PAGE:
6. Conclusions

In the article, we analyzed the spatial pattern of urban coordinated development in China in recent years by using spatial analysis methods and spatial econometric models. We find that the urban economic, social or ecological system in East China is much better than that in West China, and urban coordinated development in China has an apparent spatial heterogeneity. Second, in recent years, urban coordinated development in China has been improving, and this positive time effect mainly resulted from East China, while Central, Northeast and West China cannot provide a definite boost. Lastly, urban coordinated development in China also has an exclusive spatial dependence, which is not only affected by its previous condition, such as population size and local GDP, etc. but is also positively influenced by surrounding cities.
The conclusions of this study provide a policy direction for managing and improving urban coordinated development in China in recent years. Initially, for an extended period of time, economic growth will remain a core role of government functions and will establish and improve modern industrial clusters by allocating scarce innovative elements in urbanized regions. Furthermore, to improve public facilities and public services between urban and rural regions is an effective way to improve coordinated development, and the local government must give full play to the leading role of people-centered urbanization strategy.
Moreover, regional development must be based on its special location conditions among the central, eastern, western and northeastern regions. Full consideration must be given to the economically driven functions of the eastern region and the inherent resource advantages of the central and western regions. However, China’s development strategy should also be adjusted dynamically. More precisely, East China should further develop its advantages in location, capital and technology, and maximize its spatial spillover effects on developed cities to drive the coordinated development level of their surrounding small cities, in particular the Beijing–Tianjin–Hebei region, the Yangtze River Delta and the Pearl River Delta. Central China should further innovate its industrial and land policies to promote the sustainable development of industrialization and urbanization, but not at the severe expense of the local ecological environment. Similarly, Northeast China should stimulate the vitality and motivation of economic growth by optimizing industrial structures and improving the investment environment. However, in West China, to protect and improve local natural resources and ecology, environment is an essential basis for the whole coordinated development.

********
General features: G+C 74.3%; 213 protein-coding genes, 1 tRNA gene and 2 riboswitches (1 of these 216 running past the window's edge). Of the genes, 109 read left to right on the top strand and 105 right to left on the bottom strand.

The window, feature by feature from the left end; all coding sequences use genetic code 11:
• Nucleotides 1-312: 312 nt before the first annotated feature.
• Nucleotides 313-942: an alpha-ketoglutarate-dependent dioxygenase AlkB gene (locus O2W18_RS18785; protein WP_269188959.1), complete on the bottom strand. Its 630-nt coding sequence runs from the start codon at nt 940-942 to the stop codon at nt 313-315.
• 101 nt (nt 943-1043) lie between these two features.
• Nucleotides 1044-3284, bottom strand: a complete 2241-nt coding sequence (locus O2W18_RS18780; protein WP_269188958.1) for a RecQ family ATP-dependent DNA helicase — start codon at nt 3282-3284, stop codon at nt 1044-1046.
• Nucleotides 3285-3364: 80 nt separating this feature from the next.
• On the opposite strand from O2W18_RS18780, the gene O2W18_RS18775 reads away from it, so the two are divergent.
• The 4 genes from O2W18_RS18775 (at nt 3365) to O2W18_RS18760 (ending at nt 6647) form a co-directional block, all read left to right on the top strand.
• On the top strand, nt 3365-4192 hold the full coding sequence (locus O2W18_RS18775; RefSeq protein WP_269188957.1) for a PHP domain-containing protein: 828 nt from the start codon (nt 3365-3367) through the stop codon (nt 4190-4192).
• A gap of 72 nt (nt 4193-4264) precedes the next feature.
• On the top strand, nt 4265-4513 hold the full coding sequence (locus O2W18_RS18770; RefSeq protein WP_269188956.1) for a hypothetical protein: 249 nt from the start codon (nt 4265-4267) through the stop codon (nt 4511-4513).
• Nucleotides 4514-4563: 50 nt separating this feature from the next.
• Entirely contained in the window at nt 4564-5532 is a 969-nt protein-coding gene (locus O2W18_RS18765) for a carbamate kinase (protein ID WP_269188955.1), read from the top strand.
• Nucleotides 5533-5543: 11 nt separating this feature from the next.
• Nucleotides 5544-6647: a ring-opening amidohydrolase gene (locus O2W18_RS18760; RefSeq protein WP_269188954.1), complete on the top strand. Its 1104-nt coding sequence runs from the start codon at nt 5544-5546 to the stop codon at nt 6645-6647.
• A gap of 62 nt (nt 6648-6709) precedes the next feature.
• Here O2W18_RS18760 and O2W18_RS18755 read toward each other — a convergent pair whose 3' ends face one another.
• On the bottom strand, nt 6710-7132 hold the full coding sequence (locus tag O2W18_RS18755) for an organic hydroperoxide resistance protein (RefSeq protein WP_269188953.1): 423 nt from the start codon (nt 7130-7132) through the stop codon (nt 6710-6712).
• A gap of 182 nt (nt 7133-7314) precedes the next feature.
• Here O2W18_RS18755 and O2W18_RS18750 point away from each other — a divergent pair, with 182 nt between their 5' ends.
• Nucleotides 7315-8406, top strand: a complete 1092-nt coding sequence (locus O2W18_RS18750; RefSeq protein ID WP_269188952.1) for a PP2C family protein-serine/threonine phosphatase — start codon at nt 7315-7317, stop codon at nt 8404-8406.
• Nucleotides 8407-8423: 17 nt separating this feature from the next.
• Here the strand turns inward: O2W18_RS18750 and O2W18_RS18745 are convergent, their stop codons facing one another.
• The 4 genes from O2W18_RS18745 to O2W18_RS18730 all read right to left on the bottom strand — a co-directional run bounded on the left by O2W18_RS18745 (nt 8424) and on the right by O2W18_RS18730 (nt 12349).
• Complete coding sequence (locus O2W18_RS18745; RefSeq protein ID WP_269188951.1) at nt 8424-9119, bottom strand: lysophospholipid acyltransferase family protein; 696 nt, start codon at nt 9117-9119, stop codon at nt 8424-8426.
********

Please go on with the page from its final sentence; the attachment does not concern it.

In the context of economic growth and social progress with scarce ecological resources, in brief, we must make good use of new technologies and new strategies in developed cities. Performance evaluation systems compatible with the coordinated development in developing cities must be built by establishing ecological compensation mechanisms, which eventually help us to improve the urban coordinated development of economic, social and ecological subsystems in China.

Author Contributions

Writing—original draft, H.L.; Writing—review & editing, L.M. and H.L. All authors have read and agreed to the published version of the manuscript.